case report

A Case of Epidermolytic Ichthyosis with Massive Hyperkeratosis Successfully Treated with Systemic Etretinate

Eijiro Akasaka1*, Toshihide Akasaka2, Michiyo Nakagawa2, Hajime Nakano1, Daisuke Sawamura1

1Department of Dermatology, Hirosaki University Graduate School of Medicine, Hirosaki, Japan

2Department of Dermatology, Iwate Medical University, Morioka, Japan

*Corresponding author: Eijiro Akasaka, Department of Dermatology, Hirosaki University Graduate School of Medicine, 5 Zaifucho, Hirosaki 036-5268, Japan

Received Date: 06 March 2023

Accepted Date: 15 March 2023

Published Date: 20 March 2023

Citation:  Akasaka E, Akasaka T, Nakagawa M, Nakano H, Sawamura D (2023) A Case of Epidermolytic Ichthyosis with Massive Hyperkeratosis Successfully Treated with Systemic Etretinate. Clin Exp Dermatol Ther 8: 205. DOI: https://doi.org/10.29011/2575-8268.100205

Abstract

A 2-day-old female infant was referred to our department because of diffuse erythema, blistering, and denuded skin over the body. Her skin had decreased blistering, however, diffuse erythema with scaling became more prominent with age. Histopathology showed marked orthohyperkeratosis and acanthosis accompanied by granular degeneration. Mutational analysis for KRT10 revealed a previously reported variant, c.467G>A (p.Arg156His) in the heterozygous state. Taken together, the diagnosis of Epidermolytic Ichthyosis (EI) caused by a KRT10 variant was confirmed. Oral retinoids dramatically decreased the hyperkeratosis. Among reported cases of EI caused by mutations in KRT10, the most frequent mutation is Arg156His. Most patients with EI reported in the literature with mutations at Arg156 have a severe phenotype. This arginine residue and the surrounding residues are conserved in all type I keratins throughout evolution. These findings suggest that the arginine residue is structurally critical to the formation of the keratin filament network. In patients with EI, epidermal barrier function is decreased, indicating that the phenotype of EI can result from not only aberrant keratinization but also mutational skin barrier defects. Etretinate is a retinoid that encourages desquamation and can induce prompt keratinization. It has been reported that retinoid therapy is much more effective in patients with KRT10 mutations compared to those with KRT1 mutations. In addition, EI patients with more extensive involvement benefit more from retinoids than those with mild or limited involvement. Therefore, retinoid should be considered as the first therapeutic option for severe EI and EI caused by KRT10 mutations.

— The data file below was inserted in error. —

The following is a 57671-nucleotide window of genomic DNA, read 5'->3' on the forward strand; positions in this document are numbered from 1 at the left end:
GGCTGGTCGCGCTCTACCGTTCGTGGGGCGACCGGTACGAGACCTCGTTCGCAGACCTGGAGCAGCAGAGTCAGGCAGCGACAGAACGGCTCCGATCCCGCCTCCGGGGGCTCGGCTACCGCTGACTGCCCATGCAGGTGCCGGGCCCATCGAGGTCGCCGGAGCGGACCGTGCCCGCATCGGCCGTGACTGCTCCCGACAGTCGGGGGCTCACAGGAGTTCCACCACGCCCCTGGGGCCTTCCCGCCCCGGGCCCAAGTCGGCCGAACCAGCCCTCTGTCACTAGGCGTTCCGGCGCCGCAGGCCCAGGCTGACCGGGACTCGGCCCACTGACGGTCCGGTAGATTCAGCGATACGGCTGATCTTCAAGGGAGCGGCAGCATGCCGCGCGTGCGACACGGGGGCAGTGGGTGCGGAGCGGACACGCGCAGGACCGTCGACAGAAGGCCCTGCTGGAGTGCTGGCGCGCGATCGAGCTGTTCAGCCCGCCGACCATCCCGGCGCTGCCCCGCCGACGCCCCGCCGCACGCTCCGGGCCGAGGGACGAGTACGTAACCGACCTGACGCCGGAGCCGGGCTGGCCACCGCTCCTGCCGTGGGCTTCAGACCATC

Keywords: Ichthyosis; Epidermolytic Ichthyosis; Keratin 10; Etretinate

Introduction